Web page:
Eric Tegethoff

Washington News Service

SEATTLE — While the Northwest’s long and rainy winter may have delayed spring, it won’t keep allergy season at bay for much longer. Rainier winters than normal, such as the one Washington has just experienced, tend to tamp down pollen until warmer, drier weather moves in.

Dr. Mark La Shell, program chief of the allergy and asthma department at Kaiser Permanente of Washington, says that means Washingtonians have an extra few weeks to prepare themselves. He says when the sniffles do come, there are some things allergy sufferers can do to lessen the impact of symptoms.

“When you’ve been outside on a nice, warm, sunny day, you’ve been exposed to pollen,” he said. “So when you come inside, changing clothes and maybe taking a shower can help get the pollen off of your body. Also, maybe keeping windows and doors closed. While it’s tempting to let that fresh spring air in, you may let pollen come in too.”

La Shell also says some of the best allergy medication has become available over-the-counter in the last two years. He suggests using nasal sprays and antihistamine drugs such as Claritin for a few weeks to clear up symptoms, and adds that generic versions of these drugs work just as well as the name brands.

However, outdoor allergies are only half of the story. La Shell says indoor allergies are perhaps more complicated since they often involve pets and dust mites.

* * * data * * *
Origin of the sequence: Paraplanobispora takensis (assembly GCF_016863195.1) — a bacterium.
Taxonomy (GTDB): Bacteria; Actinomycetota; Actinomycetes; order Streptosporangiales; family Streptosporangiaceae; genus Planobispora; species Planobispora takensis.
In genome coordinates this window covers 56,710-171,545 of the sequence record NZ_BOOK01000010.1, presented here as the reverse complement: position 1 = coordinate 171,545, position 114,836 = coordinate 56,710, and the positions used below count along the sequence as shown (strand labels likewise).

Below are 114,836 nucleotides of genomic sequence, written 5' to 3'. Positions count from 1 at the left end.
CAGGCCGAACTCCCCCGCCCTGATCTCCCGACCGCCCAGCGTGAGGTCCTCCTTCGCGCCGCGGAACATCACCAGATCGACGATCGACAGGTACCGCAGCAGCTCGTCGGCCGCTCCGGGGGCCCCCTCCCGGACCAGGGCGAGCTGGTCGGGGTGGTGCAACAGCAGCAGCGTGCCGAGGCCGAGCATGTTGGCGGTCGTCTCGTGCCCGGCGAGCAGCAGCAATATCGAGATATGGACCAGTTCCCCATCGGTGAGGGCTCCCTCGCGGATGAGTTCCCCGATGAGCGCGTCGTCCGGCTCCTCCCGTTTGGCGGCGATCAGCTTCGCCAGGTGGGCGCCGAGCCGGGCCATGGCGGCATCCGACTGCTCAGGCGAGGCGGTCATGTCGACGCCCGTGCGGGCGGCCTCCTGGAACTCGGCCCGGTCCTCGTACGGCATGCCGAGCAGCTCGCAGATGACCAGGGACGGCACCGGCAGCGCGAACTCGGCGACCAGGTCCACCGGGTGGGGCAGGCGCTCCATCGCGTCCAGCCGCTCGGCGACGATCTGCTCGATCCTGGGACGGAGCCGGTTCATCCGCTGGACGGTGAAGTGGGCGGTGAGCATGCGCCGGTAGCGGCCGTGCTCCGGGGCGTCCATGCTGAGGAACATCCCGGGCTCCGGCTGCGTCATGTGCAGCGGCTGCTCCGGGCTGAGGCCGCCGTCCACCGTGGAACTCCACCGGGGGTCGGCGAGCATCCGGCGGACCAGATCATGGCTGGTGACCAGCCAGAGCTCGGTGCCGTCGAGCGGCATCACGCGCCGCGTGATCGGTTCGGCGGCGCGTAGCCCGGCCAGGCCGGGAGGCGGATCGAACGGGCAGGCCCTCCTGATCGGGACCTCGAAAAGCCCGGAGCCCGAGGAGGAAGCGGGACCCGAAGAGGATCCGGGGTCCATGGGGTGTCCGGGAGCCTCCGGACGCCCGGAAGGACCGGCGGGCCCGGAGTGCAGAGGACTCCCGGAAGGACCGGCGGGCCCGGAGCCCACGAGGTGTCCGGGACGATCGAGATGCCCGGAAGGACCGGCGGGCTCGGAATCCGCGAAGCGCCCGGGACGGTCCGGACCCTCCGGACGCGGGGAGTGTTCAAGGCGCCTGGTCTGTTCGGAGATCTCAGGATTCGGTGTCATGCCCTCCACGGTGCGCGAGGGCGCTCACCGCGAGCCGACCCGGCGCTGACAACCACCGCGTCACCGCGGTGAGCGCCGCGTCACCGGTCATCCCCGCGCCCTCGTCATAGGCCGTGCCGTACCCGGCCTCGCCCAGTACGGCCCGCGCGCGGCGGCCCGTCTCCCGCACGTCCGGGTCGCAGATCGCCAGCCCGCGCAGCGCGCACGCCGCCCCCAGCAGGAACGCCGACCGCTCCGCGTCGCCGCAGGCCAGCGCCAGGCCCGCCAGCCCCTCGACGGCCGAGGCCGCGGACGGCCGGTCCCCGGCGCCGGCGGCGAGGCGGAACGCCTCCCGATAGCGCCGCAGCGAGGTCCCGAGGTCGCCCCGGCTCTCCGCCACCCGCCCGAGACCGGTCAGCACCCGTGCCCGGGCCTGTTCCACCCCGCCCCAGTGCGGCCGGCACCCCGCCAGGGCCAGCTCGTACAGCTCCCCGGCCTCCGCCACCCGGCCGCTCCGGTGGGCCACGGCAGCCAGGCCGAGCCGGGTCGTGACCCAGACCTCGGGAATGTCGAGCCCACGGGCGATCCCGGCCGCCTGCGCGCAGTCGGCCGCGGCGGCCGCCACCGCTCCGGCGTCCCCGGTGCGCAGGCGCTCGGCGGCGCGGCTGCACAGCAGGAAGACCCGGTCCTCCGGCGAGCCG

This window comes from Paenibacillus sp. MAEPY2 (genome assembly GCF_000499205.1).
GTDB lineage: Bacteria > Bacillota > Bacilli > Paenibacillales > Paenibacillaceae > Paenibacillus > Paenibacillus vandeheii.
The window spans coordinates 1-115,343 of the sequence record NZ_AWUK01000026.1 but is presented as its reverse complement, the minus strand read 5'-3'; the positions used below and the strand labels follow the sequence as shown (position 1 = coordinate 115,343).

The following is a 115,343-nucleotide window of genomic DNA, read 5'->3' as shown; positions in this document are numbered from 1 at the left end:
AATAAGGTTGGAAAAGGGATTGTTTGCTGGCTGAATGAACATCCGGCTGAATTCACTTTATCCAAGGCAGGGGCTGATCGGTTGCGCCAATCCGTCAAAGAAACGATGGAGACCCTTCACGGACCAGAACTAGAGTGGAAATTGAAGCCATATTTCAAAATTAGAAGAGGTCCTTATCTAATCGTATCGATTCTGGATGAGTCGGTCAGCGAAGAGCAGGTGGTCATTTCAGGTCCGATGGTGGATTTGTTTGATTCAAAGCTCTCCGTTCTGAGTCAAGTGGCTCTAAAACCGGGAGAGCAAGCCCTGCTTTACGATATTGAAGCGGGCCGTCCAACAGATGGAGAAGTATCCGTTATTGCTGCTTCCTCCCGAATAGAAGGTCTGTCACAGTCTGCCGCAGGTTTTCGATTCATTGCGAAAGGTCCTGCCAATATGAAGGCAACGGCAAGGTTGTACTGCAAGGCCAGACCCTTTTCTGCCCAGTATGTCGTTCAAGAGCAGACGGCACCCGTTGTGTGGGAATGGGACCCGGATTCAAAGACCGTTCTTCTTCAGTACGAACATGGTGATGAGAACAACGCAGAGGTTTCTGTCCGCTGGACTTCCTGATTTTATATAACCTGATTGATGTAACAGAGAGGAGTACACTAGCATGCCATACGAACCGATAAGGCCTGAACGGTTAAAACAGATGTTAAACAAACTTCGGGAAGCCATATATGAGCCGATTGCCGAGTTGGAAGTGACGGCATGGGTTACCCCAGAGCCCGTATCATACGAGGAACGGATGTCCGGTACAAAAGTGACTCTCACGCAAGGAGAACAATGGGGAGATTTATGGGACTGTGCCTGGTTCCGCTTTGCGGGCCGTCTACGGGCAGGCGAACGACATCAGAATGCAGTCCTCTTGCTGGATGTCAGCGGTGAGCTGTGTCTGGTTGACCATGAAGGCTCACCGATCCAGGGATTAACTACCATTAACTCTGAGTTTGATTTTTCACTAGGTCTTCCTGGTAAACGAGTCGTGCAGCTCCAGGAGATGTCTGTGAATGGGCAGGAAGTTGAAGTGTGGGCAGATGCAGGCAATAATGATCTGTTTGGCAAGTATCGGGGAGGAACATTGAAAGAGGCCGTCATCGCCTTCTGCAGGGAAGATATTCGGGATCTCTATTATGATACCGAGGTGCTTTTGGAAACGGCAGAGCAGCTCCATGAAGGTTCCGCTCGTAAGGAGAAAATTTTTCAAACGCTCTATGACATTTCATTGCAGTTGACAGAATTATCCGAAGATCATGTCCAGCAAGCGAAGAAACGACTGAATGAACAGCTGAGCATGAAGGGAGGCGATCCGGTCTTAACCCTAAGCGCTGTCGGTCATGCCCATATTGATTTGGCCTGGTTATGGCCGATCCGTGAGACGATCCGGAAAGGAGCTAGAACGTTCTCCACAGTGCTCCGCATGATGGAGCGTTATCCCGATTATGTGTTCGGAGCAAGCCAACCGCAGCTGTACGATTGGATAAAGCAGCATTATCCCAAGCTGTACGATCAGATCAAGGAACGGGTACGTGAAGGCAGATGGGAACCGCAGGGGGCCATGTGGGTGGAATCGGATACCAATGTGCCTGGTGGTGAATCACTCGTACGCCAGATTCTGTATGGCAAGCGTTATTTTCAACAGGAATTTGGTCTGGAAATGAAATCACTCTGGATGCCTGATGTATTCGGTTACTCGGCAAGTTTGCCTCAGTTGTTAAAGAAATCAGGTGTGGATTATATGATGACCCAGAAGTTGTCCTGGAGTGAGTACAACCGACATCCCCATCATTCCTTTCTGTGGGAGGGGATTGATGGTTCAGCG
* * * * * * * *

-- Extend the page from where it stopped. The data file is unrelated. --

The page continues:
“For animals, trying to keep them outdoors as much as possible,” he added. “Bathing them frequently can help. Dust mites are the other big indoor allergen. There’s a variety of things that can be done for dust mites. Common sense cleaning, and also there are encasements for your mattress and pillows and box spring that you can put on your bedding.”

La Shell says the grass pollen season will start in the next few weeks. Seasonal allergies affect more than 35 million people in the U.S.


Washington News Service is a part of the Public News Service, an independent member-supported national news service based in Boulder, Colo., that distributes public interest news and information. Support comes from grants, gifts and memberships from individuals, foundations, nonprofit organizations and businesses for social responsibility.

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